UDRP Decision in Claim Number: FA2405002096201


Law School Admission Council, Inc. v. CALLED Inc

Claim Number: FA2405002096201


Complainant is Law School Admission Council, Inc. (“Complainant”), represented by Wendy K. Marsh of Nyemaster Goode, P.C., Iowa, USA. Respondent is CALLED Inc (“Respondent”), Florida, USA.


The domain name at issue is <> (‘the Domain Name’), registered with, LLC.


The undersigned certifies that they have acted independently and impartially and to the best of their knowledge have no known conflict in serving as Panelist in this proceeding.

Dawn Osborne as Panelist.


Complainant submitted a Complaint to Forum electronically on May 3, 2024; Forum received payment on May 3, 2024.

On May 3, 2024,, LLC confirmed by e-mail to Forum that the <> Domain Name is registered with, LLC and that Respondent is the current registrant of the name., LLC has verified that Respondent is bound by the, LLC registration agreement and has thereby agreed to resolve domain disputes brought by third parties in accordance with ICANN’s Uniform Domain Name Dispute Resolution Policy (the “Policy”).

On May 6, 2024, Forum served the Complaint and all Annexes, including a Written Notice of the Complaint, setting a deadline of May 28, 2024 by which Respondent could file a Response to the Complaint, via e-mail to all entities and persons listed on Respondent’s registration as technical, administrative, and billing contacts, and to Also on May 6, 2024, the Written Notice of the Complaint, notifying Respondent of the e-mail addresses served and the deadline for a Response, was transmitted to Respondent via post and fax, to all entities and persons listed on Respondent’s registration as technical, administrative and billing contacts.

Having received no response from Respondent, Forum transmitted to the parties a Notification of Respondent Default.

On May 29, pursuant to Complainant’s request to have the dispute decided by a single-member Panel, Forum appointed Dawn Osborne as Panelist.

Having reviewed the communications records, the Administrative Panel (the “Panel”) finds that Forum has discharged its responsibility under Paragraph 2(a) of the Rules for Uniform Domain Name Dispute Resolution Policy (the “Rules”) “to employ reasonably available means calculated to achieve actual notice to Respondent” through submission of Electronic and Written Notices, as defined in Rule 1 and Rule 2. Therefore, the Panel may issue its decision based on the documents submitted and in accordance with the ICANN Policy, ICANN Rules, Forum’s Supplemental Rules and any rules and principles of law that the Panel deems applicable, without the benefit of any response from Respondent.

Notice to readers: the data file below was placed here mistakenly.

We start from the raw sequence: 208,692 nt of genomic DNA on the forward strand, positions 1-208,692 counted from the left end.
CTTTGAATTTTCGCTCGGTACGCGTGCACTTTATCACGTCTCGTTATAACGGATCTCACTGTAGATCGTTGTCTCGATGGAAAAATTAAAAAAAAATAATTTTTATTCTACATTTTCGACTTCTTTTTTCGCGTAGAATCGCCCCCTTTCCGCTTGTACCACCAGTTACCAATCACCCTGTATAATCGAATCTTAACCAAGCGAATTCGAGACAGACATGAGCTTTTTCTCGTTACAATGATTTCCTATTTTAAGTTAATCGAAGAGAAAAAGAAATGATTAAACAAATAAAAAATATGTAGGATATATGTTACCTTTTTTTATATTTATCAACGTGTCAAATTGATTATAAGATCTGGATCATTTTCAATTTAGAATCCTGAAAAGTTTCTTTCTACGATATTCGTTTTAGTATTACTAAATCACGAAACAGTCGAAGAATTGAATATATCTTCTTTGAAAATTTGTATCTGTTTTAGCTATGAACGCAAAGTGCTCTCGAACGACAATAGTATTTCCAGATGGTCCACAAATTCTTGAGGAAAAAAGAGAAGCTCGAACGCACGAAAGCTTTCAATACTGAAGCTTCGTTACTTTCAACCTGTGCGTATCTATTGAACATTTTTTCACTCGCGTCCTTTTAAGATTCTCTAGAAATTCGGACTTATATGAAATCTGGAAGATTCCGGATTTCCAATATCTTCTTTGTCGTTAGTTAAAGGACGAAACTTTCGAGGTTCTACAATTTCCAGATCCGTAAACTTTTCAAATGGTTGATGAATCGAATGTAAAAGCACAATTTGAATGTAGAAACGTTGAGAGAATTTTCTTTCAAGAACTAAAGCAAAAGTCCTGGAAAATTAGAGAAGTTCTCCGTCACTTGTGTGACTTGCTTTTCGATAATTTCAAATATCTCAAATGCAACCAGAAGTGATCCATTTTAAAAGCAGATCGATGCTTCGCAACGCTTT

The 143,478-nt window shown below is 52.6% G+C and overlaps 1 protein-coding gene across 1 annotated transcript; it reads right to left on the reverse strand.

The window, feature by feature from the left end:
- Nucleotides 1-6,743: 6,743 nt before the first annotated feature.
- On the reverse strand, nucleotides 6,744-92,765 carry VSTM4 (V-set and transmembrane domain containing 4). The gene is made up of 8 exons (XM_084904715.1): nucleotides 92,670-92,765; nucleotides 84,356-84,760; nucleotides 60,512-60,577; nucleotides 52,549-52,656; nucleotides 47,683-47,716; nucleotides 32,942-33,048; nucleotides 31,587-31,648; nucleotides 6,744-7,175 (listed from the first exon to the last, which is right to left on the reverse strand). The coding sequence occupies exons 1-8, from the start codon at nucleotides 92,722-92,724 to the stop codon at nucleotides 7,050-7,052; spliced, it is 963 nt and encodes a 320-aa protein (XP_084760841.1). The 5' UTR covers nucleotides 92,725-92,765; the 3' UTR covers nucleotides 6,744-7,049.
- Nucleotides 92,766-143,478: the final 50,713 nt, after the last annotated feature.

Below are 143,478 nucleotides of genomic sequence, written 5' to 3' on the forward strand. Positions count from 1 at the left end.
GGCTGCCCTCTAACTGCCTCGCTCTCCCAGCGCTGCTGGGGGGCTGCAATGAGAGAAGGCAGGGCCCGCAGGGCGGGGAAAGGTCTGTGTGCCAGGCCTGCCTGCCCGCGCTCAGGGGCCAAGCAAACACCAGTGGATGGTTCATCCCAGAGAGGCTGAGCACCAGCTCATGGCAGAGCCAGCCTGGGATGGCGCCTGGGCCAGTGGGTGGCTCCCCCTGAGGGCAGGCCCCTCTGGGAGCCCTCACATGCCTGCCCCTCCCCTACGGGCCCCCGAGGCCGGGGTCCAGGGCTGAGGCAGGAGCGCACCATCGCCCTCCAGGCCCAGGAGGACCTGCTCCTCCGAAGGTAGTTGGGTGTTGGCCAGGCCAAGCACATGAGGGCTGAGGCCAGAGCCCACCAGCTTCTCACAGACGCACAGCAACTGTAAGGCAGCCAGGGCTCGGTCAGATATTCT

Complainant requests that the Domain Name be transferred from Respondent to Complainant.


A. Complainant

The Complainant owns the LSAT trade mark registered in the USA for administration of test services for admission to law schools with first use recorded as 1948.

The Domain Name registered in 2019 is confusingly similar to the Complainant’s mark containing it in its entirety and adding only the generic words ‘experts’ and the gTLD .com neither of which prevents said confusing similarity.

The Respondent does not have any rights or legitimate interests in the Domain Name, is not commonly known by it and is not authorised by the Complainant.

The Domain Name has been used to point to a log in screen using the Complainant’s trade mark in its masthead which is not a bona fide or legitimate fair use under the Policy. It is registration and use in bad faith confusing and diverting Internet users for commercial gain, impersonating the Complainant and phishing for personal information which is bad faith per se.

B. Respondent

Respondent failed to submit a Response in this proceeding.


 The Complainant owns the LSAT trade mark registered in the USA for administration of test services for admission to law schools with first use recorded as 1948.

The Domain Name registered in 2019 has been used to point to a log in screen using the Complainant’s trade mark in its masthead.


Paragraph 15(a) of the Rules instructs this Panel to “decide a complaint on the basis of the statements and documents submitted and in accordance with the Policy, these Rules and any rules and principles of law that it deems applicable.”

Paragraph 4(a) of the Policy requires that Complainant must prove each of the following three elements to obtain an order that a domain name should be cancelled or transferred:

(1)       the domain name registered by Respondent is identical or confusingly similar to a trademark or service mark in which Complainant has rights; and

(2)       Respondent has no rights or legitimate interests in respect of the domain name; and

(3)       the domain name has been registered and is being used in bad faith.

In view of Respondent’s failure to submit a response, the Panel shall decide this administrative proceeding on the basis of Complainant’s undisputed representations pursuant to paragraphs 5(f), 14(a) and 15(a) of the Rules and draw such inferences it considers appropriate pursuant to paragraph 14(b) of the Rules.  The Panel is entitled to accept all reasonable allegations set forth in a complaint; however, the Panel may deny relief where a complaint contains mere conclusory or unsubstantiated arguments. See WIPO Jurisprudential Overview 3.0 at ¶ 4.3; see also eGalaxy Multimedia Inc. v. ON HOLD By Owner Ready To Expire, FA 157287 (Forum June 26, 2003) (“Because Complainant did not produce clear evidence to support its subjective allegations [. . .] the Panel finds it appropriate to dismiss the Complaint”).